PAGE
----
Your Sinclair

The Axe Of Kolt
By Adventure Probe
Spectrum 48K

Published in Your Sinclair #60

The Axe Of Kolt

I thought FSF's first adventure, Magnetic Moon, was quite good. I thought the second, Starship Quest, was better. Now the latest release, The Axe Of Kolt, has zoomed into the coveted Megagame bracket by fulfilling all the promise of those earlier titles.

In theory you should get better at adventures the more you write, but not everyone's able to do that. The author of FSF games, Larry Horsfield, certainly does, working harder each time to produce a polished product full of features and without glitch or hitch. Full marks, too, for supporting all Spectrums, as he's now added the +3 to his armoury, and it's that version I've played here. Of course, not all the features will appear in the smaller memory machines, but since I've seen more than my fair share of games in all three versions in the past I can safely say that 48K owners needn't be put off - Larry often makes it look like you're playing a disk-based adventure anyway!

Axe is a four-part game, and massive with it, boasting the bonus of a £50-first-prize competition. An entry form comes with every game, and since the closing date isn't until 31st May 1991, there's plenty of time for everyone around the world to enter.

The Axe Of Kolt

You take the role of Alaric Blackmoon, once a swordsman and mercenary, but now in enforced retirement as you no longer have a sword. You're also penniless, so a bit of paid pillaging wouldn't go amiss. One cold November day, you turn up in Hengemire, just another stop on your journeys from village to village, living off the land, earning a bit of food and B&B by doing the odd job here and there. Except, of course, that in Hengemire all that's going to change (surprise, surprise).

The screen is neatly laid-out, and the versatile PAW has once again been used to good effect. IT and ALL commands are understood, and much use is made of speech commands to interact with the many other characters that people the adventure. Not only can you TALK TO other people, you can also SAY something direct to them (like SAY TO LORNA, "DROP THE HAGGIS"). Furthermore, you can ASK LORNA ABOUT THE AXE or convey information too - TELL LORNA ABOUT THE BEDBUGS. If you die in the game you're given a resurrection option, which restores you to your last RAMSAVEd position. Other little helpful features are VOCAB (a list of many useful verbs and other commands) and INFO (a list of one or two letter abbreviations for certain common inputs). Then there's HELP, which gives you a telephone helpline number.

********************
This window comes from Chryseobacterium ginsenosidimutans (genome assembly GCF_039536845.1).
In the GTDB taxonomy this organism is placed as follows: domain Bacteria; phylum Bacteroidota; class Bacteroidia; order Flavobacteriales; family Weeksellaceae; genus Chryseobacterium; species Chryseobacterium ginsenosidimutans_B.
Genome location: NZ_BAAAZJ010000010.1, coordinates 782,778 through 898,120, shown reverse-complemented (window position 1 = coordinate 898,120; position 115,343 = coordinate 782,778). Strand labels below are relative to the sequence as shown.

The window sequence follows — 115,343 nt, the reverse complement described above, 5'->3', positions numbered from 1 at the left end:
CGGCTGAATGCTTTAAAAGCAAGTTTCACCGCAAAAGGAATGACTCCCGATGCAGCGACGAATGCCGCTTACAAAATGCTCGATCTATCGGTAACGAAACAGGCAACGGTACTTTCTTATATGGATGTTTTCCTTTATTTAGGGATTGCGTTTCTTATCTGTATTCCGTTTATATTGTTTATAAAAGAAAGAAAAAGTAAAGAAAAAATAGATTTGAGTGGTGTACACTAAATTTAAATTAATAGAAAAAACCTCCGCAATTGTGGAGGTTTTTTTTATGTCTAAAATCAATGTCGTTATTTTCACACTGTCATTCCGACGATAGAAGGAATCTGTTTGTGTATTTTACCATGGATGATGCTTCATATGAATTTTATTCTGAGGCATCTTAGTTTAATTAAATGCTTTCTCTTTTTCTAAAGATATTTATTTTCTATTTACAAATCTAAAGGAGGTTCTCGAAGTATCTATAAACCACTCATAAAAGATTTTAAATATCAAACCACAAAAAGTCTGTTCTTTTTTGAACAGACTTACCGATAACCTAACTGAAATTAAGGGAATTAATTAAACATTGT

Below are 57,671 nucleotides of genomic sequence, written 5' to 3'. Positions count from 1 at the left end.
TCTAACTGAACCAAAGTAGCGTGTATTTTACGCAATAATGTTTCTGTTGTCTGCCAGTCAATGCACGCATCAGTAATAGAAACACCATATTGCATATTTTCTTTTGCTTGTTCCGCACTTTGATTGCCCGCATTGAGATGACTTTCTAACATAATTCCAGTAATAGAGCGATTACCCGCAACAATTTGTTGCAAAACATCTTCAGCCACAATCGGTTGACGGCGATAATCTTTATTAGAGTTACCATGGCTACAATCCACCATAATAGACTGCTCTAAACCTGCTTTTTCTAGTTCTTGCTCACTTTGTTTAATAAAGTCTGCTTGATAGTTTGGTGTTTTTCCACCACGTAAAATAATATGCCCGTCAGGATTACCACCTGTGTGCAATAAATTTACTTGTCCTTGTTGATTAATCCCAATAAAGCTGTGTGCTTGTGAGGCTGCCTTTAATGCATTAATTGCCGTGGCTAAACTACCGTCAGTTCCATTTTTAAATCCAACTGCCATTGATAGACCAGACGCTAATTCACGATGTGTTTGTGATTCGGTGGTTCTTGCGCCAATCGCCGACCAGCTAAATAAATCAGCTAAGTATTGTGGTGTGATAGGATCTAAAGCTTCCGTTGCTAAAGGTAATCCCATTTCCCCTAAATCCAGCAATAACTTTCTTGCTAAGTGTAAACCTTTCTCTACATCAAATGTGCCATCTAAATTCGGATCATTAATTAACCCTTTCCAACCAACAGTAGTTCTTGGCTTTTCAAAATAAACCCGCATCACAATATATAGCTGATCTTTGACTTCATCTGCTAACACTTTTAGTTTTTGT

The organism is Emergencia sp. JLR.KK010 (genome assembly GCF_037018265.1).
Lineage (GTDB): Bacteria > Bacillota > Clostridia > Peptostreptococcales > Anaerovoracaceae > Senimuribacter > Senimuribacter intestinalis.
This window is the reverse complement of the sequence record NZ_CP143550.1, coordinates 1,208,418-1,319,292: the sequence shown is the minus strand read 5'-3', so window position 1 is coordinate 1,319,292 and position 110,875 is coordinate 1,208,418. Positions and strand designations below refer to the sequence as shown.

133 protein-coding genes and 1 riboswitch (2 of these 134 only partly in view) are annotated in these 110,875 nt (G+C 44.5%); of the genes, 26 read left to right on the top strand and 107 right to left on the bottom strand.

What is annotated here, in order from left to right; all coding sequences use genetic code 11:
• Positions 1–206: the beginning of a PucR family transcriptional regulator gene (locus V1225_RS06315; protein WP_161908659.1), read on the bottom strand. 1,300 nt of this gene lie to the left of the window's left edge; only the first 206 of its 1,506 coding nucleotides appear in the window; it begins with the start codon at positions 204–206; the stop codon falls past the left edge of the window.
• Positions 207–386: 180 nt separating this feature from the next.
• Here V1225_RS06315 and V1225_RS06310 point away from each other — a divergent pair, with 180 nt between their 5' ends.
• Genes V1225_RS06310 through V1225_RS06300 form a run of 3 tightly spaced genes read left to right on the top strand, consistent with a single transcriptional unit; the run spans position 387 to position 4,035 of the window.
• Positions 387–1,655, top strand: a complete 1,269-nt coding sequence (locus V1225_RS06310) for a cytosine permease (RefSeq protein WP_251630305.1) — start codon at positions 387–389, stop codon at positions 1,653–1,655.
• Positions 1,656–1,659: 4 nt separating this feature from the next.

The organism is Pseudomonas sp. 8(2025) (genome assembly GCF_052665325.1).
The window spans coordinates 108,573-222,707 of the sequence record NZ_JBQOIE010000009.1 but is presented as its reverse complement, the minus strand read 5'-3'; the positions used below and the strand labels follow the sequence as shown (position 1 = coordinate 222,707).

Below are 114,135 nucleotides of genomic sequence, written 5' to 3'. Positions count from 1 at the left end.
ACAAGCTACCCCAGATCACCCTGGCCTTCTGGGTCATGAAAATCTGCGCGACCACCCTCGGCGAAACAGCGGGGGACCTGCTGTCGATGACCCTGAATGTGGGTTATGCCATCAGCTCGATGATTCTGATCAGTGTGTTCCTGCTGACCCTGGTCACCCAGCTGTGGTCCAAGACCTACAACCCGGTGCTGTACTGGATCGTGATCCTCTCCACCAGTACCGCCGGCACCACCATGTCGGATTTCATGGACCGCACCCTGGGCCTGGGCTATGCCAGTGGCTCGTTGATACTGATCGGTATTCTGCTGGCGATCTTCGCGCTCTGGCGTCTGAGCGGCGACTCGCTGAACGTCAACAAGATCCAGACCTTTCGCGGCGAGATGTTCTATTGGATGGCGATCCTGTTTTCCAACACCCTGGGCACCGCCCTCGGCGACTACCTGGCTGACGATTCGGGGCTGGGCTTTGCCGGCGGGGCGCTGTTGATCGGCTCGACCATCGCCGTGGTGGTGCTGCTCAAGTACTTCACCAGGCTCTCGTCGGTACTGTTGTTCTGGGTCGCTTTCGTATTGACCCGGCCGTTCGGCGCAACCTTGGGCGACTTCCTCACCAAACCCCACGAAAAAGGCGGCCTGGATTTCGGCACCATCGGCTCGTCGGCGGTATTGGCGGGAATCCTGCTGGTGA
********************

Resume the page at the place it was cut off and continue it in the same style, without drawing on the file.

From the start I made a couple of moves and with the experience of years of adventuring behind me immediately found myself outside the Dragonslayer's Arms. The bad news was that it was shut, so I wandered off again, found myself a clapper without a bell and returned to the pub just in time to give the landlord a helping hand. This earned me a bed for the night, a meal and all the ale I could sup. This is the life!

I examined a few things in the pub (like the landlord's wife!), and before very long a stranger turned up and the story unfolded which set me off on my quest for the Axe of Kolt. You may think it's a long time getting started, but the village is convincingly created, there's lots going on, people wandering around, signs to read, and it's much better than an opening screen that merely says "Your quest is to find the Axe of Kolt. Off you go..."

This thoroughness applies throughout the game (at least in the first two parts which I managed to look at). For once the interaction with other characters has come off, and this too adds to the atmosphere and makes you believe in the whole thing, which is definitely the sign of a good adventure. Usually, speech is limited to SAY "HELLO", and even that's clumsily done. Here it works effectively, provided you jot down the names you come across, like Kolt, Xixon, Dwarks and so on. Someone, somewhere, has information about them, and, just as in real life, you have to ask a variety of people before you get the right answer.

I also like the fact that co-operation is mainly the way to succeed in this game. In need of some wood part-way into it, I just went and asked the likeliest source and he actually gave me some, just when I was expecting him to send me off in search of a new saw or a gold coin or something. Mind you, it's not all love and peace (man) - there's a fair bit of chopping heads off too, but not enough to put off the people who don't like that approach to adventuring. Yup, it really is a game for everyone.

I did try to find something to moan about - a bad spelling, silly solution to a problem - but in the end I gave up looking. It'd be petty to ask for graphics, but if there were pretty pix you'd have to chop some of that background stuff that makes the game so convincing. So, if you want to be convinced - buy it!

Mike Gerrard

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